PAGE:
When a lighthearted Chris Christie faced the attendees at CPAC late Thursday morning, it felt almost as though Bridgegate was just a bad dream.
The New Jersey governor arrived on stage nearly an hour late. The crowd rose to greet him as Christie first stepped to the podium and it again rose to cheer him after his brief speech, which touched on topics ranging from public unions to his own pro-life beliefs. He did not, predictably, address the scandal which has threatened to bring his political career to a premature end.
Christie, his skin bronze, smiled broadly as he spoke, often drawing laughs, and frequently causing the crowd to erupt in applause.
He began his talk with the usual: boasting about his pension fight. “As you can imagine,” he smirked, “I was extraordinarily popular with the public employee unions.” But the deep red crowd permitted the governor to abandon his normal spiel in favor of talking party ideology, which he rarely gets the opportunity to do in blue Jersey.
"We’ve got to start talking about what we’re for, and not what we’re against,” he advised the audience, which cheered. Christie, who is chairman of the Republican Governors Association, praised the work of GOP governors in Wisconsin, Florida, Michigan, and Ohio to the practically hyperventilating crowd. “We have to stop letting the media define who we are and what we stand for.”
Christie took a powerful swing at Democrats when the talk turned to his opinion on abortion. “Tell me the last pro-life Democrat who was allowed to speak at a Democratic convention,” he said. “They’re the party of intolerance, not us.”
The governor then fired squarely at President Obama on income inequality. “We don’t need, Mr. President, your opinion on what income inequality is. We don’t have an income inequality problem. We have an opportunity problem.”
A warm reception for Christie was not a given at CPAC.
Wheeling a suitcase through a mass of conservatives after his speech was one of Christie’s top political advisers, Mike DuHaime. He told me he was very pleased with the response to Christie. “I thought it was a great reaction. I thought [the speech] went over really well…I was happy to see a standing ovation at the end.” DuHaime wouldn’t say whether or not the positive reaction had him thinking about a possible Christie presidential campaign. “I’m worried about 2014. I know everybody else wants to talk about 2016.”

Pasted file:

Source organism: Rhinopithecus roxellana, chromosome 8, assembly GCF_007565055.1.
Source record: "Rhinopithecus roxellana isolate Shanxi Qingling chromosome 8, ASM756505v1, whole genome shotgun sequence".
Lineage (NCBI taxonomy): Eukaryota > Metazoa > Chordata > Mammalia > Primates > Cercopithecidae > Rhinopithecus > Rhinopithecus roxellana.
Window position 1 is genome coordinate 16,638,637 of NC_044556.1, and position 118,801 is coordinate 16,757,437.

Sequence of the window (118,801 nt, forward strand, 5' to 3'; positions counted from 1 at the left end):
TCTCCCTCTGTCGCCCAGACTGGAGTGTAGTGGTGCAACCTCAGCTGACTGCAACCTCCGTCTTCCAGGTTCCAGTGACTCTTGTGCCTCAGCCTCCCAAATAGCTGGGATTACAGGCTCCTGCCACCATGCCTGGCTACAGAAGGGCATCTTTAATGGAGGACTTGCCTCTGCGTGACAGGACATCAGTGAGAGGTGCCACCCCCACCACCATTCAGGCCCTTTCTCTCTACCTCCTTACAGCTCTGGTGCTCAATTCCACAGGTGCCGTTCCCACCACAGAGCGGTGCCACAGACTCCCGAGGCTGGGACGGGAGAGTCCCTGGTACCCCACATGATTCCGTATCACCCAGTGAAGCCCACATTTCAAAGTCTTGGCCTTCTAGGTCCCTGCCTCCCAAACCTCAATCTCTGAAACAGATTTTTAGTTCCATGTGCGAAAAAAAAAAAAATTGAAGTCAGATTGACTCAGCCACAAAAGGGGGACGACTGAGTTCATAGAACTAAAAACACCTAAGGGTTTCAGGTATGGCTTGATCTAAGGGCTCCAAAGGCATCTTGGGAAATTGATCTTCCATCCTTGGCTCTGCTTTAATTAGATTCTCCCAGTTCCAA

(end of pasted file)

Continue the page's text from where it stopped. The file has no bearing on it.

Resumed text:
DuHaime had cause to be so happy. A warm reception for Christie was not a given at CPAC.
Last year, the controversial Republican was not invited to the event, after infuriating the GOP with his “bipartisan embrace” of Obama in the wake of Hurricane Sandy (and just before the presidential election). Many Republicans went as far as to blame Christie for Mitt Romney’s loss. Laura Ingraham suggested he switch parties. Ann Coulter told CPAC’s crowd Christie was “off my list.”
Outside the CPAC ballroom today, a single protester named John Bloom became a topic of much interest for encouraging the event’s attendees to walk out during Christie’s speech. “I call him Governor Traffic Jam,” Bloom told me. “If you believe the media, he’s abused power with the bridge fiasco…or, if you believe him, he’s ignorant of what his administration is doing!” Bloom’s goal, he said, is to “restore integrity” to the Republican Party. “Chris Christie is not integrity.”
But what’s causing Christie trouble in his home state may be making him fans among many conservatives. In the months since the scandal involving lane closures on the George Washington Bridge became one of the biggest political stories in the country, the liberal media has kept a target on his back. The death of Christie’s political career would be, in part, a victory for a place like MSNBC, which has devoted so much time to covering every little detail and conspiracy of Bridgegate.
The conservatives applauding Christie at CPAC weren’t just applauding another Republican governor, they were applauding the newest enemy of the liberal media.